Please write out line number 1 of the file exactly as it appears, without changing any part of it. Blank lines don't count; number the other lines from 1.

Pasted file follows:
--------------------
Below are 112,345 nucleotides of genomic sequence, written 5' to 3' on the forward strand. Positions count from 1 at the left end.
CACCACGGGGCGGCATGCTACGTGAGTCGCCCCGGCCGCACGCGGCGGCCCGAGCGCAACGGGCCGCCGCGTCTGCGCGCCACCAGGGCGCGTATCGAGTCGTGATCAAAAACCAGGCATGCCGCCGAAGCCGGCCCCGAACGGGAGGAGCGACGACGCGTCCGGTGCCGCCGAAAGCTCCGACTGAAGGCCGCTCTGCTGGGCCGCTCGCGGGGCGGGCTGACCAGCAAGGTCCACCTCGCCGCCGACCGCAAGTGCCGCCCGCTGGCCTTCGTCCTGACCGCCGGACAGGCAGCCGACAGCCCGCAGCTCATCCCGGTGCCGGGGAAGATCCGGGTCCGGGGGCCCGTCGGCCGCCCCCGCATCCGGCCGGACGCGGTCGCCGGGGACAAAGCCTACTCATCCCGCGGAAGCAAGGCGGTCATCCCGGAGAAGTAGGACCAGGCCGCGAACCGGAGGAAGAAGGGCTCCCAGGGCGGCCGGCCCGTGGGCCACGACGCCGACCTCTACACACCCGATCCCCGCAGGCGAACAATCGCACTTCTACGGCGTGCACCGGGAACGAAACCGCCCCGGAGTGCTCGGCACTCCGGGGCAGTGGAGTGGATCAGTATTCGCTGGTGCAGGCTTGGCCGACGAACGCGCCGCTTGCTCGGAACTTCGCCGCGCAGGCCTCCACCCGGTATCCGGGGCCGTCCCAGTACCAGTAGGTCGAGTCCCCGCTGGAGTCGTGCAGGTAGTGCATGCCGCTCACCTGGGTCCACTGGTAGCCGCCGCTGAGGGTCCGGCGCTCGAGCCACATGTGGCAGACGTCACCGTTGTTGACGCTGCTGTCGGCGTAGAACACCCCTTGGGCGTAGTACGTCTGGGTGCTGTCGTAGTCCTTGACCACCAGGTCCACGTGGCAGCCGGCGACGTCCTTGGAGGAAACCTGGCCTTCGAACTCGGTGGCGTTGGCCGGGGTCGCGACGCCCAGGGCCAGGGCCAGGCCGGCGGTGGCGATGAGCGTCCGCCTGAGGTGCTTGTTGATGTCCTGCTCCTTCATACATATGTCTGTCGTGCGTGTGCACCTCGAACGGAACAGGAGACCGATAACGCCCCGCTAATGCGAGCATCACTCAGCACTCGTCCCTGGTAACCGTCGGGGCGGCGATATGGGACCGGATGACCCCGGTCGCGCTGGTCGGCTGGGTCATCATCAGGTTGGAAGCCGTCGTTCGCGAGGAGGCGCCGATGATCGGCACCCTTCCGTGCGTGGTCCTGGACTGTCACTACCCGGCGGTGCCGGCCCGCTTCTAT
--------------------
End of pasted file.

Below are 112,345 nucleotides of genomic sequence, written 5' to 3' on the forward strand. Positions count from 1 at the left end.